The 11 Principles You NEED TO KNOW to Rapidly Transform Your Current Relationship Challenges Into Resolution
By: Lee Noto, Intimacy Coach & Sensuality Specialist
We’re humans, which means we’re “meaning making machines…” we make meaning out of everything. The meaning we CHOOSE to make of something is what determines our reality and the quality of our life.
We can look at one of our truest mirrors for how we’re creating our reality: our romantic partnership.
What does this look like for you? Is your relationship healthy & stronger than ever OR is it on shaky ground just waiting for the earthquake of conflict to arise?
What thoughts, opinions, and beliefs do you have about yourself, your partner, and your relationship? Are these thoughts allowing you to create a relationship based on love and connection OR one based on blame, mistrust, and conflict?
The perspective you CHOOSE to have about your relationship WILL DETERMINE the quality of your relationship and the quality of your life.
If the lens through which you currently view your relationship is as spotty as the sunglasses you haven’t worn in weeks, then is there a new lens you’d like to try on?
What new thoughts, opinions, and beliefs can you hold that will bring you closer to love and intimacy?
Try them on for size and see what happens...
Would you go to the beach without a beach towel and sunscreen? Probably not...since you know what you need to bring so that you can have the most enjoyable beach experience.
Same is true with conflict. It’s inevitable. We know it will happen, so why wouldn’t we prepare for it beforehand?
Now, this doesn’t mean anticipating conflict at every turn. It means creating the “rules of engagement” while in a neutral state, so that when conflict occurs, you and your partner have a solid, agreed upon plan!
Here are some examples that my partner and I use:
Create a sacred space to resolve the conflict (see # 8 below)
If either of us goes to the place of voice raising, finger pointing, or becoming defensive, we take a few minutes to breath and re-calibrate before returning to the conversation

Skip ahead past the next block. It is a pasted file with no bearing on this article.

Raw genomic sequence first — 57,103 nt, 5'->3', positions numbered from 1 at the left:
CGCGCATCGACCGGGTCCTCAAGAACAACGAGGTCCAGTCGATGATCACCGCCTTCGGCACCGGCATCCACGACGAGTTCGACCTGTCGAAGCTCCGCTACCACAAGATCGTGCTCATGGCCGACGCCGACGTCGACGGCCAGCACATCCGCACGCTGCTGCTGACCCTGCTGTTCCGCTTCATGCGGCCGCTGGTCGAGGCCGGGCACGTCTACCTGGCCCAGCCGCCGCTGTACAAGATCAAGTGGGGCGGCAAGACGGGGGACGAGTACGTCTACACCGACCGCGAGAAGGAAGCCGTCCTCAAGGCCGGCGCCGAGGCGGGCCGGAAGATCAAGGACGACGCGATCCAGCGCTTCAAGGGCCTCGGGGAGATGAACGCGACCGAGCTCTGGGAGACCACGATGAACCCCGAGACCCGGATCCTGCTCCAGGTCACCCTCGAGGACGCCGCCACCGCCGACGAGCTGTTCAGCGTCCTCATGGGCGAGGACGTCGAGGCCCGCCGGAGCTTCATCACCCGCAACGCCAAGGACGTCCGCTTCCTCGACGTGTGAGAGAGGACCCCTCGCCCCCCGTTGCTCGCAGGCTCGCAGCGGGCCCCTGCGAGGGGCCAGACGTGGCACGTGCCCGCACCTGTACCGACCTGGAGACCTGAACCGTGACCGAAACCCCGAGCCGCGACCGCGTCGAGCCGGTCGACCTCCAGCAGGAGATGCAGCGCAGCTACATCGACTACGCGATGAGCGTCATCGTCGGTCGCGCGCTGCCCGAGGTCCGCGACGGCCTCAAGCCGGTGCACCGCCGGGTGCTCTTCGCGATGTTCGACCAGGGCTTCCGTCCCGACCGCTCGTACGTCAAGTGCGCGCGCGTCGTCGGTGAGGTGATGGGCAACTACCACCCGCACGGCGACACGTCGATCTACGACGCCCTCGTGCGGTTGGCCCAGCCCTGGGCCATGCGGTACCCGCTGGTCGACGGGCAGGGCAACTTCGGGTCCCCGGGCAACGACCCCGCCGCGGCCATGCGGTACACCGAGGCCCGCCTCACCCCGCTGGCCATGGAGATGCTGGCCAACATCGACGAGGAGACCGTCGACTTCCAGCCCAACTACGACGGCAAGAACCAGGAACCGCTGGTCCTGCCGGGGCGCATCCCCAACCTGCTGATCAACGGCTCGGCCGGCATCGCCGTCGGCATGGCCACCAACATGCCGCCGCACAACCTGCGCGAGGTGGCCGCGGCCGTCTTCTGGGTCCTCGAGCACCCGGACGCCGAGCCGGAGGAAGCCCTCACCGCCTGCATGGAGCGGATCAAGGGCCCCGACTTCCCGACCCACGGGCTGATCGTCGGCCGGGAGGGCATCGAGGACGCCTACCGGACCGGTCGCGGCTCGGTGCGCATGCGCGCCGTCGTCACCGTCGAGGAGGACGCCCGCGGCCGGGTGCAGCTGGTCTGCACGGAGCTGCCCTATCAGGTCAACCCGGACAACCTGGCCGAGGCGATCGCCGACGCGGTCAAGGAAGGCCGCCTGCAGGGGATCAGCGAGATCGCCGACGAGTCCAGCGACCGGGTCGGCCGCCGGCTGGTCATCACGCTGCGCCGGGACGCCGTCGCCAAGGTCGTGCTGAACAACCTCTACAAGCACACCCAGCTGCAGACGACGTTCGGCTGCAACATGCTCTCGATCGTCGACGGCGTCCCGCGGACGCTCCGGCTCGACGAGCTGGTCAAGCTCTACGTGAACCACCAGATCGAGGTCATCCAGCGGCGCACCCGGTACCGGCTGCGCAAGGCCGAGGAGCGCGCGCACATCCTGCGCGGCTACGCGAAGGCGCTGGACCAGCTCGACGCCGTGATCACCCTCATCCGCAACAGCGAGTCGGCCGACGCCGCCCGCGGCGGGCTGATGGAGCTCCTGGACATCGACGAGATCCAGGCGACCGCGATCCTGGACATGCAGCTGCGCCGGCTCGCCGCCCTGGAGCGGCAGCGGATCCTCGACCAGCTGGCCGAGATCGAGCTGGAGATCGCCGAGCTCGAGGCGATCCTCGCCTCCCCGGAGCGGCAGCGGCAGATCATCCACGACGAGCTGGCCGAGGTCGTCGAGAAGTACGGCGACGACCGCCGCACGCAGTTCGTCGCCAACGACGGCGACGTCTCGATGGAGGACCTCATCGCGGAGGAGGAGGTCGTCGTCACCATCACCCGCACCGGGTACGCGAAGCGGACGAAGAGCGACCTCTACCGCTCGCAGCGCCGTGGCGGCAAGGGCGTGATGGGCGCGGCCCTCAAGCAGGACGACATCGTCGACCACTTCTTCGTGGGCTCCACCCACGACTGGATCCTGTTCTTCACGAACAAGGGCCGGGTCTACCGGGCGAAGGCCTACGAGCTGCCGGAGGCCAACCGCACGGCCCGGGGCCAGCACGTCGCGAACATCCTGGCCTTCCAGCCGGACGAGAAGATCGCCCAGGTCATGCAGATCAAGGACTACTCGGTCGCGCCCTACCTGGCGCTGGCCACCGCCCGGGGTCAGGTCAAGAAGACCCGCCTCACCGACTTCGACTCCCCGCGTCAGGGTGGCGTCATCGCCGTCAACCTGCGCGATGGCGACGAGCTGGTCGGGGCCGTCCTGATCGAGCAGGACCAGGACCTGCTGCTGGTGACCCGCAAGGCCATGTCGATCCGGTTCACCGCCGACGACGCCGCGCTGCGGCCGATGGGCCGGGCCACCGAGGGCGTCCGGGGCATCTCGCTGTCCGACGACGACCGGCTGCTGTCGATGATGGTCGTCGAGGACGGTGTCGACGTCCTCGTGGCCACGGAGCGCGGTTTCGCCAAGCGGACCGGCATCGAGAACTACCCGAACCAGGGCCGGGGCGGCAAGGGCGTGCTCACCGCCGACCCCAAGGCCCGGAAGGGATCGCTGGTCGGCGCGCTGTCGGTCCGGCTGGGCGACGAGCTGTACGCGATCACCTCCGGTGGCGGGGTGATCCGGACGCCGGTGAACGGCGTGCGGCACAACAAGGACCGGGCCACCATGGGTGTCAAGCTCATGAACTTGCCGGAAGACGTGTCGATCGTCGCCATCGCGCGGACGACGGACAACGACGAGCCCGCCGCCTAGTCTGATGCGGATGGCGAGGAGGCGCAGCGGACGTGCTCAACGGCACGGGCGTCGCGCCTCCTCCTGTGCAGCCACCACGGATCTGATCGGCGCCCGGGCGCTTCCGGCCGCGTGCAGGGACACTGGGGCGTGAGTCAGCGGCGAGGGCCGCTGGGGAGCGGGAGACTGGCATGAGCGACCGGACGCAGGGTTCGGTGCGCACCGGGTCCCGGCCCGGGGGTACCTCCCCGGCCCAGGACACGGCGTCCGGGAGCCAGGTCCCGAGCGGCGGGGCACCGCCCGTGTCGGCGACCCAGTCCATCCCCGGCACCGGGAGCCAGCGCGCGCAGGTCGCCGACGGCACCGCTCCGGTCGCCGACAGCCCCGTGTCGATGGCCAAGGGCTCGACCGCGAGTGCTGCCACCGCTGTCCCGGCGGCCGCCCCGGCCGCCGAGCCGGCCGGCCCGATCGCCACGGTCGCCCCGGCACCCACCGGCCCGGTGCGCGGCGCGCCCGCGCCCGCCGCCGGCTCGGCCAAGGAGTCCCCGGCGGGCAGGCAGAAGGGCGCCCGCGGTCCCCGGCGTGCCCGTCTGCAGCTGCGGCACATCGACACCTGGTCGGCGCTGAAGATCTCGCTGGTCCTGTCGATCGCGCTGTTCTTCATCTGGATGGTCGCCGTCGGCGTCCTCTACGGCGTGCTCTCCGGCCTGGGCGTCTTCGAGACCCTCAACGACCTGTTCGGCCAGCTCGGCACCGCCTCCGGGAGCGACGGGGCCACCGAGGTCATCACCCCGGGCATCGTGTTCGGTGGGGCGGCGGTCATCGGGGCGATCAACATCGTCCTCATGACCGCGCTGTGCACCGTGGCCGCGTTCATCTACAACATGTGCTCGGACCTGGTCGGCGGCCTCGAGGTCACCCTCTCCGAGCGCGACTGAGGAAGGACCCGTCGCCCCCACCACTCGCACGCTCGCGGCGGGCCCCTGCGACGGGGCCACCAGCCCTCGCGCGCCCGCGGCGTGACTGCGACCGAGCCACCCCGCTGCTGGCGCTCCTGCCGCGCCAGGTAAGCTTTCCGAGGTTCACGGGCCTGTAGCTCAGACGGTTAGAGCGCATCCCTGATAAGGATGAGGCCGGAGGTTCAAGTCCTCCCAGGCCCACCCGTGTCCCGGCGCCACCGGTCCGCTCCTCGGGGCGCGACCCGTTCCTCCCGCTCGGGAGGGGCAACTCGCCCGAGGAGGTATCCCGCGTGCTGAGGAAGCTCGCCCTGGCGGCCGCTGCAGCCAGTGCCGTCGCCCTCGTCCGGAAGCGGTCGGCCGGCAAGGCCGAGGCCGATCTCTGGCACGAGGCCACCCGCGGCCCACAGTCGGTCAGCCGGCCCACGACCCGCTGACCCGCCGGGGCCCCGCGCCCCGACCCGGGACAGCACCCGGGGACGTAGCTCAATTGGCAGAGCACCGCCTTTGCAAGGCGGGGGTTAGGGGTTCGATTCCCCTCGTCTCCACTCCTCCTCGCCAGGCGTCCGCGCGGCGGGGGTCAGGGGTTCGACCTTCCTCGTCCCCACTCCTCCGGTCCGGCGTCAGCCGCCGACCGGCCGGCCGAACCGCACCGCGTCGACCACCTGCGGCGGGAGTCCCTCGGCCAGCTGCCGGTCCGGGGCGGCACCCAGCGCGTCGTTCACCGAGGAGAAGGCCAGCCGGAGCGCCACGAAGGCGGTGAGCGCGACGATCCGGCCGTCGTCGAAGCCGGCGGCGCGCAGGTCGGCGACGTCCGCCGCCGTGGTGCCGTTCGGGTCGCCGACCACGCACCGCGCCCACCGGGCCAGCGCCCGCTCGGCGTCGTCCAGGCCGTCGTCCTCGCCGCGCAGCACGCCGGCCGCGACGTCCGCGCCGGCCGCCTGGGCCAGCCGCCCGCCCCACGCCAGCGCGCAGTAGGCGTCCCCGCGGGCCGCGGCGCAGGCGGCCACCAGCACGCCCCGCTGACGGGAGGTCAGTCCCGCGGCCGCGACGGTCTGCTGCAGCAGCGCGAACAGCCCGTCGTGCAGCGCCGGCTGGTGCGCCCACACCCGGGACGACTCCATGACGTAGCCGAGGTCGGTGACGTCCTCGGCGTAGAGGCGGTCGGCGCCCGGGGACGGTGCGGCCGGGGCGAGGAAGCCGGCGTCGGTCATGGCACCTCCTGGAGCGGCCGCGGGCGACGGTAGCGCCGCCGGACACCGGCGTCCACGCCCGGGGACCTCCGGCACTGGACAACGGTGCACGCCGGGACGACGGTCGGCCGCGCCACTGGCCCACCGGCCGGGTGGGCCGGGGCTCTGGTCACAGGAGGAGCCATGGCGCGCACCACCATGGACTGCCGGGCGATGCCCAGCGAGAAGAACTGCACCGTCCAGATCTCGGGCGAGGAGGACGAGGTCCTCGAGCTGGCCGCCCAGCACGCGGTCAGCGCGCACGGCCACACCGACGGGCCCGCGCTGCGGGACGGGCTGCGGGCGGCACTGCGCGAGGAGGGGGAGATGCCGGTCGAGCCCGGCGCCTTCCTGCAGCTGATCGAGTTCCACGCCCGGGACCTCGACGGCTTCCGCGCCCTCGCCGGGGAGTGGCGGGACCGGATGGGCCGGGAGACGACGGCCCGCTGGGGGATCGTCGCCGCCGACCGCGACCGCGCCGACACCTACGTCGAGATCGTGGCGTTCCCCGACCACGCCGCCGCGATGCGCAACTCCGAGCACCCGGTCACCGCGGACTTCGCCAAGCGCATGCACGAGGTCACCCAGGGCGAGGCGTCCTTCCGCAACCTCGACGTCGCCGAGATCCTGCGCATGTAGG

We commit to staying with our emotions instead of defaulting to our thoughts and opinions, i.e. we share how we feel (in the first person), so that we can keep our hearts open and take radical responsibility for our own experience
When conflict arises, what sensations arise in your body?
Do you generally feel open to expressing your emotions, i.e. do you say things like “I feel scared when…” or “I’m feeling sad right now…?”
If you find yourself going straight into your mind and sharing thoughts like “it really pisses me of when…” or “I can’t believe you…,” then a few things may be at play
1). You’re not taking responsibility for your experience and you may be placing blame on your partner
2). You don’t feel safe to express your emotions and the parts of you that feel most vulnerable
If this is true for you, take a deep breath, place your hands on your body (somewhere intuitive), and let yourself know that you’re safe…
You’re safe to feel, you’re safe to express, you’ve got your own back (regardless of your partner’s reaction), and that you love yourself
This can help create a sense of physical and emotional safety in your body, that will get you one step closer to expressing from your heart, instead of from your head!
This is an important one!
I know you don’t intend for your relationship to be a jousting battle...but when we’re fighting to protect ourselves, instead of revealing our hearts, that’s what our relationship ends up becoming.